Vegetarianism is becoming more and more popular and for a number of reasons. For many consumers the amount of hormones used in pork and beef to help them grew faster is of grave concern. And the give and take of nutritional needs for different types of vegetarians is important to understand also. There are some who eliminate beef and pork completely but will eat fish and chicken and others who take meat completely out of their diet. Health issues such as heart concerns and cholesterol make this form of vegetarian eating a priority to ensure that their bodies are healthy.
And there are still others who have philosophical convictions and religious beliefs concerning the nature of animals and the sanctity of life. This is a stricter branch of vegetarianism and they call themselves vegans. Some may refuse to use any form of animal products and for them that is just the starting point. Some feel this is a good way to simplify their lives and make less of an impact on the planet. They wish to provide for themselves and grow their own food.
The correct answer lies with the individual and what their beliefs and needs are. In making the choice there are some viable issues to be thought about before the choice is made.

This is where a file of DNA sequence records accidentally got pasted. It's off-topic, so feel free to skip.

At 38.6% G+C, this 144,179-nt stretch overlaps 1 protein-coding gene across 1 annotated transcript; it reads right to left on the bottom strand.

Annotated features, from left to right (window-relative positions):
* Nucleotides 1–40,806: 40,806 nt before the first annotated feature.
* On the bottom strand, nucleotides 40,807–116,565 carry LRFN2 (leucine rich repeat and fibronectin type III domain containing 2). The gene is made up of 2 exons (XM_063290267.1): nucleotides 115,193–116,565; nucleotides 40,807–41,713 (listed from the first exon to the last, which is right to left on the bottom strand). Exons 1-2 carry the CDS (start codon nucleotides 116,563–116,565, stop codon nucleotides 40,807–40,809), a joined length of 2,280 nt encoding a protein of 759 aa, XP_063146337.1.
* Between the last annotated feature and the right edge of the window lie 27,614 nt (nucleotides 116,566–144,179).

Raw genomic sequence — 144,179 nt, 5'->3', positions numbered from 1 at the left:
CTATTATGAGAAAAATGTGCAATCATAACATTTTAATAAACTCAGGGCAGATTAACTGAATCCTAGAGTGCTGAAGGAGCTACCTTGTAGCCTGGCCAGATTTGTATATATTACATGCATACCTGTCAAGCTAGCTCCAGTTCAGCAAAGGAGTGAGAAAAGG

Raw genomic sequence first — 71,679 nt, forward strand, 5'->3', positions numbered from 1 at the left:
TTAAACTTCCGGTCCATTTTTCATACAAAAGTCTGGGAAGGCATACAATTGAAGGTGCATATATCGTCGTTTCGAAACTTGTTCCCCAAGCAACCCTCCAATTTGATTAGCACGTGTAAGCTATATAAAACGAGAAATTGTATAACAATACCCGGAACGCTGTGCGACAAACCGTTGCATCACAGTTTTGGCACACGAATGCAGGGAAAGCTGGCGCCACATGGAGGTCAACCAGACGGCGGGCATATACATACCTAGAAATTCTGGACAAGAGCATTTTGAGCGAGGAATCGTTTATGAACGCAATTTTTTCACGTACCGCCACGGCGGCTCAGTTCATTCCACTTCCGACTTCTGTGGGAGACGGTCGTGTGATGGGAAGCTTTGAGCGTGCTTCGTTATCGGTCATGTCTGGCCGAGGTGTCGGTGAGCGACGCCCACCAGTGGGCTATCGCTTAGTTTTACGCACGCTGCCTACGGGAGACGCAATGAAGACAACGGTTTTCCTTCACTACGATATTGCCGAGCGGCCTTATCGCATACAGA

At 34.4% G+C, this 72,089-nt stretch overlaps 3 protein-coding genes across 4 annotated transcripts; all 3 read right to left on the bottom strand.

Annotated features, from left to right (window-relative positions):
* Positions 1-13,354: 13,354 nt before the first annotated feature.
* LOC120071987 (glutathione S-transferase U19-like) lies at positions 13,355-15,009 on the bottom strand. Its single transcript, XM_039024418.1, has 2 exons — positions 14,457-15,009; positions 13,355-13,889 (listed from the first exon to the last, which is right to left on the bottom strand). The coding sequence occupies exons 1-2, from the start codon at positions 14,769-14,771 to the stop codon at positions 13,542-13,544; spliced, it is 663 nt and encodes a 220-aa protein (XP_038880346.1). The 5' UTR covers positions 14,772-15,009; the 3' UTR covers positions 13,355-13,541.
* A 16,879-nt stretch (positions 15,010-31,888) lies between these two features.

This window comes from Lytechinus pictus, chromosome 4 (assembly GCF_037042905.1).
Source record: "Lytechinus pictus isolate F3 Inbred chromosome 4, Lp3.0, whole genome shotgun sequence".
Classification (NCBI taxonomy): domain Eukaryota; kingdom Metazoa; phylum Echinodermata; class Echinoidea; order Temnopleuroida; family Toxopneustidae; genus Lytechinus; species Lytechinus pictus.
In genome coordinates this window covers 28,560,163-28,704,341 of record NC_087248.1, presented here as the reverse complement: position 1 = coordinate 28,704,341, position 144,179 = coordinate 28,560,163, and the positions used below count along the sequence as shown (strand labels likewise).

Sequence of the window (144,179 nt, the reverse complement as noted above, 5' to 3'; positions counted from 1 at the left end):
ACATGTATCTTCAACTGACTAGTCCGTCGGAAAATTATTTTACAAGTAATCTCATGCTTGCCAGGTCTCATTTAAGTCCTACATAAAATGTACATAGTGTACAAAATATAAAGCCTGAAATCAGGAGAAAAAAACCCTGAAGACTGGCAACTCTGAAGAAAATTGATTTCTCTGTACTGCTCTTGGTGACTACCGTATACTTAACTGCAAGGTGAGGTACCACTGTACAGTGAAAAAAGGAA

Iron is an essential nutrient to the human body. The hemoglobin in our blood is made up in large part by iron. Iron allows us to function. It carries oxygen to the muscles and the brain. It was believed that the primary source of iron is in red meat but calorie-to-calorie actually leafy green vegetable are higher. Boosting the bodies ability to absorb iron and its ability to use it could be taken care of by one vitamin. Vitamin C which is in most leafy vegetables and dried beans. Both are high in the iron as well.
Since protein is one of the main nutrients coming from meat and such products it is important to have a good understanding of it and how much you need in a vegetarian diet. Protein used to be thought as our bodies main source of energy. Researchers are now finding that protein is used by the body to rebuild and repair muscles that have been damaged during activity. If a vegetarian cuts meat out of their diet it may seem that they are cutting out protein but actually it can be found in peanut butter and peanuts, soybeans, black beans and chickpeas.
When a women is pregnant and eating for two she is just as likely to get the iron and protein as a women who isn’t vegetarian. Doctors may suggest a iron supplement for either the vegetarian or non because of iron deficiency anemia being so common. You may need to increase your daily calories so you can gain some weight but rather than that the lifestyle of a vegetarian can support the health of both mother and baby.
If you are exploring and vegetarian curious let your body be your guide. It will tell you what it needs. Many who change to the lifestyle report that after a few weeks they feel more energetic, lighter, and cleaner than they have before. More restaurants are coming on board with vegetarian dishes and making it easier to maintain the vegetarian diet. If this is any indication it seems that our society is beginning to see the value of vegetarian nutrition.